"London has several draft eligibles who could be of interest to the Caps such as the Rupert twins- Ryan & Matt - two abrasive forwards," he said. "Andreas Athanasiou is a speedy forward who disappointed a bit after a strong Ivan Hlinka tourney in August, and Chris Tierney is an underrated sleeper who stepped up late after spending most of the year on the 4th line. Don't forget about second-year eligible Seth Griffith who was inexplicably passed over last year - it won't happen again.
"I would think Hunter would advocate for any of those players and would not be surprised to see the Caps end up with one or more."
With the other first-round pick, Luedeke thinks the Caps might be looking at a center.
"At forward, I like Latvian center Zemgus Girgensons - he is a power forward who isn't dynamic in any one area, but does everything well and brings a high compete level with good character and leadership. He's a winner, having been a part of Dubuque's USHL championship from a year ago."
If the Caps opt for another defenseman, he tabbed an another OHL blueliner.
"Matt Finn of Guelph in the OHL is another defenseman with good two-way ability and high-end hockey sense. He's the kind of player who I think would appeal to the Caps at around 16."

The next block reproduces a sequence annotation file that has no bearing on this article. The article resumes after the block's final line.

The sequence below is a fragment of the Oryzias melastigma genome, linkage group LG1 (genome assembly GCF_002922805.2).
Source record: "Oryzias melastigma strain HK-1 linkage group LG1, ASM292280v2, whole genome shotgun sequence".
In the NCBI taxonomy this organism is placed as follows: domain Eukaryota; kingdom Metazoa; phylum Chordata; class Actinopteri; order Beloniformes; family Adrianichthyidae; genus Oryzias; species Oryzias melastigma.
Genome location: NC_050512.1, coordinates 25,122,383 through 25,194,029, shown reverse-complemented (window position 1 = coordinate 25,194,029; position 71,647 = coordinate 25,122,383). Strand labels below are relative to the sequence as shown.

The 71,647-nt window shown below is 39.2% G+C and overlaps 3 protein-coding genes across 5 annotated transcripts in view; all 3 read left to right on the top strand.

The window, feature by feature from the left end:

With the two picks just outside the top 10, there is also the possibility the Capitals could elect to move up if they see a player that they think won't fall to them at 11.
"With the 11th and 16th picks, they have the currency to move inside the top-10, but they may stand pat if they think they can get two players high enough on their draft boards," Leudeke said. "This draft is tough to project, and after the top-five or so, you could see some surprises as unexpected players move up, while other 'sure bets' drop off."
And, while McPhee seemed to indicate the Capitals would use the picks, there is the uncertainty of what should be a fluid trade market over the weekend.
"The plan is we're going to make the picks," he said. "We'll see what develops. Part of what goes on this week and next is that you have lots of discussion about the draft itself and there's lots of discussions with teams around the league about what they're doing with their personnel."
For the first time in five years, the Capitals will get a chance to recharge its future prospects, and with 11 picks - and perhaps some trades - in play, McPhee will have some important choices coming up over the weekend.